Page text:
Step 4 of 4 Steps to Everyone"s Favorite Answer in Sales - C is Not For Closing

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Welcome to the 4th and final step in the Getting to "Yes" series!  By now, all your preparation is done and you're ready to commence with the presentation of your perfect solution and the conversion of this prospect into a client.
I know you're probably used to referring to this part as "closing" the deal, but I'm really going to encourage you to change that to "convert" in your mind.
 "Closing" conjures up images of hard-selling and manipulation, and you've invested far too much time and effort into this process to revert to those tired old methods now.
 The second a prospect feels like they are being "closed", your chances of getting a "Yes" are seriously diminished; it's normally at that point that the prospect drops back into "Maybe" mode, and we don't want to drive them there.
"Closing" also has a note of finality that shouldn't exist in a selling situation.
 In very few instances will this be the only time a prospect has a need for your product or service.
 If you "close the deal" and quickly move on to your next kill, you may miss out on those future opportunities; take the time to form a relationship by converting them into a client, though, and you'll be the one they call next time.
When presenting your solution, you need to make the atmosphere comfortable for your prospect.
 Remember: uncomfortable prospects don't buy.
 The more relaxed you are, the more relaxed your prospect will be.
 And you should be relaxed; you've got all the information you need and you've created a perfect solution, right?  There's nothing to be nervous about! Make the presentation a conversation.
 Don't be so caught up in what you're saying that you neglect the prospect.
 Ask questions, engage with the prospect, and make it a two-way interaction.
 Resist the urge to regurgitate information; this is your turn to talk, but that doesn't mean you have to blow through the presentation without feedback.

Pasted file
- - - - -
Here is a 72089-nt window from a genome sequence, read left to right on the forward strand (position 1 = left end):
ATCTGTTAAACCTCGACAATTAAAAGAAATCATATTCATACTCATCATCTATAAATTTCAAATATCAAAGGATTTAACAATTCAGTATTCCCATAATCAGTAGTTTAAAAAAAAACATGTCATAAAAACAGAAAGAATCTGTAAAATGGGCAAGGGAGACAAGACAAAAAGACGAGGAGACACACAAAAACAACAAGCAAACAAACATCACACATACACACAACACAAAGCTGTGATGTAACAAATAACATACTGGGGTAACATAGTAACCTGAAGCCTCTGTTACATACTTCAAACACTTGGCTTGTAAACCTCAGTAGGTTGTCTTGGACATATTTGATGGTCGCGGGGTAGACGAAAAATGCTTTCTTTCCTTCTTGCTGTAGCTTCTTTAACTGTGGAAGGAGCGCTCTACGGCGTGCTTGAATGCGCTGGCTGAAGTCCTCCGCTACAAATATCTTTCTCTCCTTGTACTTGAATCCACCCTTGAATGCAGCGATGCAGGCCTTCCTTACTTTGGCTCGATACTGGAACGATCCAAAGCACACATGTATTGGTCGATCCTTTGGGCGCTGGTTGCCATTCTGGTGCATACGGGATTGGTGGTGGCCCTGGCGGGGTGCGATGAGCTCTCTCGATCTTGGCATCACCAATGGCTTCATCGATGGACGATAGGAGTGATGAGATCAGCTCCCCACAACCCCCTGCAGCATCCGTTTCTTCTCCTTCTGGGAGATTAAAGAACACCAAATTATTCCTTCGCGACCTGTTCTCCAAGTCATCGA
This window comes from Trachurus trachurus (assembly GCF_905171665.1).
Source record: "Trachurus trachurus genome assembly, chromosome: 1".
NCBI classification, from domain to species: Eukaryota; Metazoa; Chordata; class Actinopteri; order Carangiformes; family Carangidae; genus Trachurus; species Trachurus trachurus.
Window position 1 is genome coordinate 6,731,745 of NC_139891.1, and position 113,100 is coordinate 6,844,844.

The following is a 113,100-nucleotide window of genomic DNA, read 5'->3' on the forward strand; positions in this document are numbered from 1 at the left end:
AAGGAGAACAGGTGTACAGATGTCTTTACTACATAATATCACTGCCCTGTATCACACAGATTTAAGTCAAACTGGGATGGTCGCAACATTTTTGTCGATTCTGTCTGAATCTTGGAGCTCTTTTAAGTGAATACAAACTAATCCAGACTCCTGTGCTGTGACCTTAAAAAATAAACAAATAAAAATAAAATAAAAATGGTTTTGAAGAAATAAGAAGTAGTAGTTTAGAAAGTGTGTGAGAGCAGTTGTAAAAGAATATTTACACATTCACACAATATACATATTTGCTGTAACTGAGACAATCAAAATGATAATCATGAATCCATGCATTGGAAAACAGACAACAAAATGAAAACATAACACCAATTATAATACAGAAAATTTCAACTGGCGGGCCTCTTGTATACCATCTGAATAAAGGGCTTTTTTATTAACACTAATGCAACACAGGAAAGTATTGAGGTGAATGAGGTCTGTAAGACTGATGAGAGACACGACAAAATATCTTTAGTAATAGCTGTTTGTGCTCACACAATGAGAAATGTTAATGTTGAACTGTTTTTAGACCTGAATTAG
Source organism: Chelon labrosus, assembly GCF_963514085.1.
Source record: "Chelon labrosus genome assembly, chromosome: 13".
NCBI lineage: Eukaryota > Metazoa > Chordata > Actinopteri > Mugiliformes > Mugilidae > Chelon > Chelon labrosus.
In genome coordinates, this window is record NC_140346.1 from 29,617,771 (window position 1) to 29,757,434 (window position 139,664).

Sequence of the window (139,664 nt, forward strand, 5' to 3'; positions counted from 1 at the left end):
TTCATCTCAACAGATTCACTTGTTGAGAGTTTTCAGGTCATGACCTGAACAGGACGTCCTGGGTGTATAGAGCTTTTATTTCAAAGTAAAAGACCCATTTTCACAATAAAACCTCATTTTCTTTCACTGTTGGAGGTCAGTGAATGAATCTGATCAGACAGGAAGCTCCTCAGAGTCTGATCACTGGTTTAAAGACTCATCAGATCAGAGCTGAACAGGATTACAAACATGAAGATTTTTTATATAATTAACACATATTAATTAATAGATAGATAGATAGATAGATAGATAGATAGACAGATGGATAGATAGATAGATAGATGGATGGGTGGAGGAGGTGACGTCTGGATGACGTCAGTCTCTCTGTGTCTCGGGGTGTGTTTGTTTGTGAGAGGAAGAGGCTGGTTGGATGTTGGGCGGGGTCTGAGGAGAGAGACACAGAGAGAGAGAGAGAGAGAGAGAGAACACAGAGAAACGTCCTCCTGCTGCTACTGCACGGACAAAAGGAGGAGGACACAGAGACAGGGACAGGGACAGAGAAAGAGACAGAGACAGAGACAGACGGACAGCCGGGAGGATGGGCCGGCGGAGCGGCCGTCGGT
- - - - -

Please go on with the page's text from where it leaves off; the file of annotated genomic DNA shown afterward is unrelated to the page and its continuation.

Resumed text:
Asking questions during the presentation is a sure-fire way to uncover anything that might have been overlooked during your discovery phase.
Now comes the easy part: conversion.
Yes, that's right: conversion is the easy part.
 Once you've gathered all the necessary information, created a perfect solution, and presented it to the prospect, conversion should be a cinch.
 In fact, I really believe that there is only one question you need to ask after your presentation: Does this make sense to you?  If you've done all your homework right, there's a pretty good chance that the answer will be "Yes", at which point all that remains is to complete the paperwork.
And if the answer is "No"?  Chances are pretty good that you've missed something critical along the way.
 It may have been a question that you didn't ask, or you may have misread the prospects decision-making modality.
 Don't panic!  Simply start asking questions again.
 "You know, Mr.
Prospect, I think I must have missed something.
 Can you share with me what part of this solution doesn't make sense to you so that I can understand whether I need to clarify something in the presentation?"  Re-engage in a conversation, find out what you missed, make any necessary adjustments, and set up a time to re-present.
And what about those times when you haven't missed anything and the prospect still says "No"?  It happens.
 Sometimes, for whatever reason, the answer is going to be "No".
 Maybe the prospect has a brother-in-law in the business, and getting your input was just a formality.
 Maybe something in your personality rubbed him the wrong way.
 Maybe he didn't get the last jelly donut in the breakroom.
 Whatever the reason, "No" happens.
 Let me ask you though: would you rather have a "Maybe"?   I didn't think so! Pick yourself up, dust yourself off, have a good cry if you need to, AND MOVE ON!  I love the phrase SWSWSWN, and I repeat it to myself often.
 It means Some Will, Some Won't, So What, NEXT!  Adopt that philosphy, learn to love "No", and you're guaranteed to succeed.
I hope you've enjoyed this series as much as I have, and I'd love to hear your feedback.
 Please leave your comments on any of the posts, and I look forward to our conversation.
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